In Pereira v. Sessions, the Supreme Court held that a Notice to Appear that does not contain the date, time, and place where a removal hearing is to take place is defective. Further, it will not"stop time" for various purposes. Let's take a look at the stop time rule.
INA § 240A(d) states that continuous physical presence stops when an alien is served with a Notice to Appear (NTA). Ten years of continuous physical presence is a necessary element of Cancellation of Removal for Non-Permanent Residents. So if a person has been physically present for fifteen years, but was served with an NTA at year 9, they cannot get the necessary ten years of physical presence.
Many immigrants have encountered this heartbreaking situation.
Until now, most NTA's simply stated that an alien will have to show "At a time and place to be determined." The Supreme Court ruled (by an 8-1 majority) that for an NTA to be truly effective, it needs specify the date and time the alien must appear. So the effect is that most NTA's are defective and that some aliens may now qualify for Cancellation of Removal.
Should I terminate my case?
In some situations, terminating a case may make sense. In most situations immigrants who did not get ten years of presence before their NTA was issued should. But there may be times when an immigrant in removal proceedings would want to keep their NTA. Some immigrants have children who may turn 21 years old by the time they get a decision by an immigration judge. You'll want to consider your decision carefully.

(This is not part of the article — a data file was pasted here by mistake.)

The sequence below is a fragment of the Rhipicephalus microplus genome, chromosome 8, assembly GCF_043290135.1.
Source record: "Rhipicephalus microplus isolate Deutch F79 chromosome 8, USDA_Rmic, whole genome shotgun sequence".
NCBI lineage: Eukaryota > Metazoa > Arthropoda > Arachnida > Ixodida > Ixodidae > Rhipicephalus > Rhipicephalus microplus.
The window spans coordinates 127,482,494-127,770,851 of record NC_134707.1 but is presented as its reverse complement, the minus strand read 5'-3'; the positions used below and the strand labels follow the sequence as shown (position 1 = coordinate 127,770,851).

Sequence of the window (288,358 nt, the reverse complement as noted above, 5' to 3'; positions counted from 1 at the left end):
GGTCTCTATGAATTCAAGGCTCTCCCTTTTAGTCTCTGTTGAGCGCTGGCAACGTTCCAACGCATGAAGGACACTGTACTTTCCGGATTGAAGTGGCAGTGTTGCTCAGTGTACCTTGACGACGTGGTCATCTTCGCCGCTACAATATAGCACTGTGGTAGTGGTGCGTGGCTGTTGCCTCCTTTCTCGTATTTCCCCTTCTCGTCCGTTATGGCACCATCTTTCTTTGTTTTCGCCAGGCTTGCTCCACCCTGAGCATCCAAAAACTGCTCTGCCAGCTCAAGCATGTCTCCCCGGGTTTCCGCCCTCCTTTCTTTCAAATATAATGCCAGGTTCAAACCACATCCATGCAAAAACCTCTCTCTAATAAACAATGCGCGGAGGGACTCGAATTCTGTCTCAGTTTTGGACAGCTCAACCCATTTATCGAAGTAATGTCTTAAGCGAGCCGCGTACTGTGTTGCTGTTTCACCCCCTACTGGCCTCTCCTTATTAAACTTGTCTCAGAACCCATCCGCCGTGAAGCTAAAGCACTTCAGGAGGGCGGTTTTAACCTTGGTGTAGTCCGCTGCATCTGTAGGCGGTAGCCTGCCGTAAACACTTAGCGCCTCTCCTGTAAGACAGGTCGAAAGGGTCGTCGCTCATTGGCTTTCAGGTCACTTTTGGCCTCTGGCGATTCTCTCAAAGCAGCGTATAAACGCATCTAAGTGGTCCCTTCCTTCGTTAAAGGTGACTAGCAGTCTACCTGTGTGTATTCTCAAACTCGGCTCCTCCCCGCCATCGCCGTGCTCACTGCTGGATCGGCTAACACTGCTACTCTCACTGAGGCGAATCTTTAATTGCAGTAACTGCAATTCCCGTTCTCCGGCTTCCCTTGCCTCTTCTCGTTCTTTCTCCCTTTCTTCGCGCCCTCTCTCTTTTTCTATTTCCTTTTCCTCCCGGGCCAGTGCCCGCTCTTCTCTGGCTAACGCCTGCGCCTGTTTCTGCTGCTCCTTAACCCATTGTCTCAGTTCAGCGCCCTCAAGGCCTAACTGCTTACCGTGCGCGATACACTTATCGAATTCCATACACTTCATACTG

What about 212(h) waivers?
One area where I've litigated a number of cases is the 212(h) waiver. One of the requirements of these waivers is that an alien who has not been a lawful permanent resident for 7 years or more before committing the deportable offense cannot apply. Once again, the time counted toward the 7 years stops when an NTA is issued. While Pereira dealt with Cancellation of Removal, it is not a stretch to argue that the holding should affect 212(h) waiver eligibility as well.
If I was denied Cancellation of Removal because I did not have ten years of physical presence, can I get my case reopened?
This is an unanswered question. I've previously argued that since the law did not change, the courts are obliged to rectify a misinterpretation of the law. In that case, various courts have reopened cases. The BIA also has the ability to reopen a case sua sponte, which means "on its own." In some instances the BIA will look at the equities or the strength of the case, and determine that an immigrant should get another opportunity to present his or her case. If you are in this position, no matter your location in the country, please contact me.